Farmers and ranchers learn about range management
|Participants in the range management seminar gather at the Museum of the San Rafael. There were more than 80 attendees.|
Utah State University Extension service hosted a range and pasture management seminar featuring eight specialists in the field at the Museum of the San Rafael recently. The seminar and lunch were free to local farmers and ranchers.
United States Department of Agriculture and the Agriculture Research Service scientists and personnel were the speakers and they presented all the latest research findings in the range and pasture management areas. Topics covered were animal nutrition, weed management and new plant developments for the improvement of pasture and rangeland.
Dr. Kevin Jensen, plant geneticist, was the first to present. He spoke about new developments in pasture grasses. He explained the top varieties of cool season grasses and their performance, along with the carbohydrate content and drought tolerance of each variety.
New development in legumes that enhance productivity of rangeland was the next topic and was presented by Dr. Michael Peel, plant geneticist. He explained studies that have been done comparing growth and production of alfalfa mixed with different types of grasses.
Dr. Blair Waldron, plant geneticist, was next with a topic of forage kochia; livestock, wildfire, reclamation and wildfire uses. Waldron was followed lowed by Dr. Joe Robins, also a plant geneticist who spoke about new developments in rangeland plants. He spoke about improved drought tolerance, persistence and seedling vigor.
Howard Horton, rangeland specialist was the first presenter following the lunch break. He spoke about rangeland and irrigated pasture. He gave the attendees information concerning early seedling establishment, seeding methods, and species compatibility.
Dr. Steve Dewey, weed specialist, presented concerning invasive weed problems and impacts on production. Dr. Randy Wiedmeier, animal scientist, presented on the topic of animal nutrition and performance on pastures and rangelands.
Dennis Worwood, Emery County agricultural extension educator was the final presenter of the workshop. He spoke about choosing the right species for your situation. Worwood is always available at the county building for answers and help to local farmers and ranchers with any problems that may arise in this area.
Worwood has materials available in his office concerning any of the topics covered in the seminar. He also has planting guides on CD available that specialize in the intermountain area and the species of plants and grasses that produce best and under which conditions. Contact Worwood at the extension office at 381-2381.Grow Crops for the New Energy Economy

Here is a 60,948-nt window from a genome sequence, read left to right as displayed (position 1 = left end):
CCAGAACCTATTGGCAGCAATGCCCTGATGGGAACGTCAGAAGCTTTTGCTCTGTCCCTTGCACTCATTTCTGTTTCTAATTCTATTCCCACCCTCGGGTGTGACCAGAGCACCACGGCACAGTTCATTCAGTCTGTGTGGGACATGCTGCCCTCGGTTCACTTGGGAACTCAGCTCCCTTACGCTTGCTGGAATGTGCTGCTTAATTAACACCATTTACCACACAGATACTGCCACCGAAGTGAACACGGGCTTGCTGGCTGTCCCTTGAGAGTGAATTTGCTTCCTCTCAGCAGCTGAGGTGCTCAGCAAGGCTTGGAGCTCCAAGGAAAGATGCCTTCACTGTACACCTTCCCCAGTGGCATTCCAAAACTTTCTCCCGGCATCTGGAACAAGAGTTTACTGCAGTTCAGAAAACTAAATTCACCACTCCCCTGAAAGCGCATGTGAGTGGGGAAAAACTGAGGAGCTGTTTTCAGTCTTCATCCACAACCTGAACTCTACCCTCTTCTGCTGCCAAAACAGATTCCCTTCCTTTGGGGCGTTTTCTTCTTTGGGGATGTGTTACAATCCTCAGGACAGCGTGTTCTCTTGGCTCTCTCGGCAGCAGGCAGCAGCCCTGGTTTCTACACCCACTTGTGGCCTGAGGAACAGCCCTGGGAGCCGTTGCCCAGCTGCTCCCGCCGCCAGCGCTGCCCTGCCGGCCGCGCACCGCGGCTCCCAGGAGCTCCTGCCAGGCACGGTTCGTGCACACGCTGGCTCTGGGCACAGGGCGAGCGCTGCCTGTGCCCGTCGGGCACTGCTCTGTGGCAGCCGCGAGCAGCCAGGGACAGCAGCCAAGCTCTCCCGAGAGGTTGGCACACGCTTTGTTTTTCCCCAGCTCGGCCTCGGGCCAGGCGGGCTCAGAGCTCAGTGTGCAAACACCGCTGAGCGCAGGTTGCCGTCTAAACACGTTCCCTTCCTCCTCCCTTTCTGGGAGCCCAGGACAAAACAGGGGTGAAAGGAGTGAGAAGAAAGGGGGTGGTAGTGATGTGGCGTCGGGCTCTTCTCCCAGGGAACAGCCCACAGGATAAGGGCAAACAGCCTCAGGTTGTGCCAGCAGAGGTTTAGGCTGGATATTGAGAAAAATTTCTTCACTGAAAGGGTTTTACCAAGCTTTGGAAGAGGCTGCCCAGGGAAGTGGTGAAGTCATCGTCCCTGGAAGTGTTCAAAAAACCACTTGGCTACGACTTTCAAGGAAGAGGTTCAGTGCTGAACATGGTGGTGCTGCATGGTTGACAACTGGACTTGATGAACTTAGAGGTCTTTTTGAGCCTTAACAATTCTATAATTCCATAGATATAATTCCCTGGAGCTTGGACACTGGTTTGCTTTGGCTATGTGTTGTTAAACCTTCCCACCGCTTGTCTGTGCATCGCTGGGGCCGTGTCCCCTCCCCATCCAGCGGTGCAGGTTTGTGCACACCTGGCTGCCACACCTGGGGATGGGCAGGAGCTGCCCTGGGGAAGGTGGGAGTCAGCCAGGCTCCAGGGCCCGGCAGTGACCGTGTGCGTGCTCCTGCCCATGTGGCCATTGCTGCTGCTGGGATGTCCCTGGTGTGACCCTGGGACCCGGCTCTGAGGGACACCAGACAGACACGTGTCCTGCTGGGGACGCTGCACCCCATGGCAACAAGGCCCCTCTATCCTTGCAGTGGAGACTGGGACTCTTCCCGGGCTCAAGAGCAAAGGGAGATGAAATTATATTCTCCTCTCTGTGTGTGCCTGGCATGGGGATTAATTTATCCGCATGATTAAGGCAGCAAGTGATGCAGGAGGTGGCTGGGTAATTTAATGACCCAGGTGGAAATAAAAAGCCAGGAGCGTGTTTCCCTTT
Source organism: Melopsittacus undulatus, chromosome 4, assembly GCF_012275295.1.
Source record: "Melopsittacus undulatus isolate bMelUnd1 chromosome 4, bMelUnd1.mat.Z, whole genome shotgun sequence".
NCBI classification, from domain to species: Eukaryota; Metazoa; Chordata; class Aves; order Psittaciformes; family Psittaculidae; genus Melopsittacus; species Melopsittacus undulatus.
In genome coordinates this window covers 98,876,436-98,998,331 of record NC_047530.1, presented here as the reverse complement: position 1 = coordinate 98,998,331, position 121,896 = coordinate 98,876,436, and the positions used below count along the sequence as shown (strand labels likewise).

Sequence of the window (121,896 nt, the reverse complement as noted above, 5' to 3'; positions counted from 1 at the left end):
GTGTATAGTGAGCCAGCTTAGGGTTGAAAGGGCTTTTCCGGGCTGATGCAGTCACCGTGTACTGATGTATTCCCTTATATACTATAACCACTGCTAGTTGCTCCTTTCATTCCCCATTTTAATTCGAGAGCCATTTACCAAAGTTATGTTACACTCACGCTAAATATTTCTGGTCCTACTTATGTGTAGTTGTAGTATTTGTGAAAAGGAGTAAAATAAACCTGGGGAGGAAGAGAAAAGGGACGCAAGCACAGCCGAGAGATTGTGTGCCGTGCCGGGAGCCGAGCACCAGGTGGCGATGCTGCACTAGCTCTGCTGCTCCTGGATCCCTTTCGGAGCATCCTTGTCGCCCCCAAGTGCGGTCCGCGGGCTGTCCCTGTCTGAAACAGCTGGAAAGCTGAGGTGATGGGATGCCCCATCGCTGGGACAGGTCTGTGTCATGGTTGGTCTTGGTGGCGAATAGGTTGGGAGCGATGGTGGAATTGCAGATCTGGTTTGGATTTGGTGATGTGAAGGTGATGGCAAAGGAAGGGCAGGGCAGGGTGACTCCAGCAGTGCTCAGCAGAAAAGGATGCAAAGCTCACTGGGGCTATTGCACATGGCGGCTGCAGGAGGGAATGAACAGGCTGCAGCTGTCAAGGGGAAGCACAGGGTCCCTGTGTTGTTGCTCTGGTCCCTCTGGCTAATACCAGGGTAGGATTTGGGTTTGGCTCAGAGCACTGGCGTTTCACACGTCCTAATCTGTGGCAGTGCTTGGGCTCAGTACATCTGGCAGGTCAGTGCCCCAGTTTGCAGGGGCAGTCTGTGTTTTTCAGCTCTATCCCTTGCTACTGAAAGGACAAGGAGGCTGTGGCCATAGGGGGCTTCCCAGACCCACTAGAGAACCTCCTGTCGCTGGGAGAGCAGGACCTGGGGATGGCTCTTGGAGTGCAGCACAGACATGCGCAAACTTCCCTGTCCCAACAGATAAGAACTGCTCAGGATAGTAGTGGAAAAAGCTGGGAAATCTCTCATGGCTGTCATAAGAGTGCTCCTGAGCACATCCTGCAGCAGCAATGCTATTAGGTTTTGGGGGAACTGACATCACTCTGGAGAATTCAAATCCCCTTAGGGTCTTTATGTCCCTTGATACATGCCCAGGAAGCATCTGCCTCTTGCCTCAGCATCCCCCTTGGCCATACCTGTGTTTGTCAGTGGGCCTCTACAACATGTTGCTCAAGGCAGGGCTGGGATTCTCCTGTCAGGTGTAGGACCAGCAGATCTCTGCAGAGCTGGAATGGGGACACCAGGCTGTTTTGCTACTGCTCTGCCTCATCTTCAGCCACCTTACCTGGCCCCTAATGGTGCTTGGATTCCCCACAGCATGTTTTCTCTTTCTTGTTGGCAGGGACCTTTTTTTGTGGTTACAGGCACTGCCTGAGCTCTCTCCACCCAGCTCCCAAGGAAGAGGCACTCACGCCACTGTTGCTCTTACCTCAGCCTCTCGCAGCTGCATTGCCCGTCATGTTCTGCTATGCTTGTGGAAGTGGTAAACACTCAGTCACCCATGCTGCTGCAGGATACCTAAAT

A discussion was also held at the rangeland workshop on biodiesel. San Juan Biodiesel is planning a 5 million gallon per year oil extrusion and biodiesel production facility in Dove Creek, Colo. To operate the facility, SJB plans to contract for the production of sunflower and possibly canola crops within a 200 mile radius, including Emery and Carbon counties.
They did a presentation on oil seed crop production and the overall biodiesel process and also had a booth at the event all day, during which company representatives discussed crop rotations, production, contracting, logistics, and other factors in considering oil seed crop production. Sunflower is a good crop for highly alkaline soils: Sunflower is much more tolerant to salt than alfalfa hay, and should grow well on the highly alkaline soils of the region. Further, sunflower can be produced with low water demands.
Sunflower and canola make a good rotation crop for alfalfa hay and other grasses. When its time to tear out a stand of hay past its prime, sunflower is a viable option, such as in the sixth or seventh year after planting of the alfalfa stand. Crop budgeting analyses suggest that oil seed crop needs will be more profitable than growing oats and barley as the rotation crop for alfalfa.
At a $2.06 / bushel 10 year average and 90 bushel/acre yield, oats may gross approximately $185, with significant variable costs often greater than that. At 2200-3000 lbs/acre and a $12/100 cwt anticipated offer price, irrigated sunflower would bring a $312 gross, with generally low variable costs (often just three passes - plant, cultivate, and harvest). Meanwhile, sunflowers are generally drought tolerant, and can still give good yields with less irrigation as well.
Equipment used for grain crop production is easily adapted for sunflower planting and combining. San Juan Biodiesel is working with area farmers and the USU Extension office to assess the potential for several farmers to coop combine equipment. Given sunflowers large harvest window, co-oping equipment may be a viable option for several area farmers to coordinate larger acreages of production. San Juan Biodiesel also plans to lease or construct regional storage, and ship the oil seed from that storage to its facility over the course of the year. They plan to offer a premium for crops after harvest, likely beginning January of each year.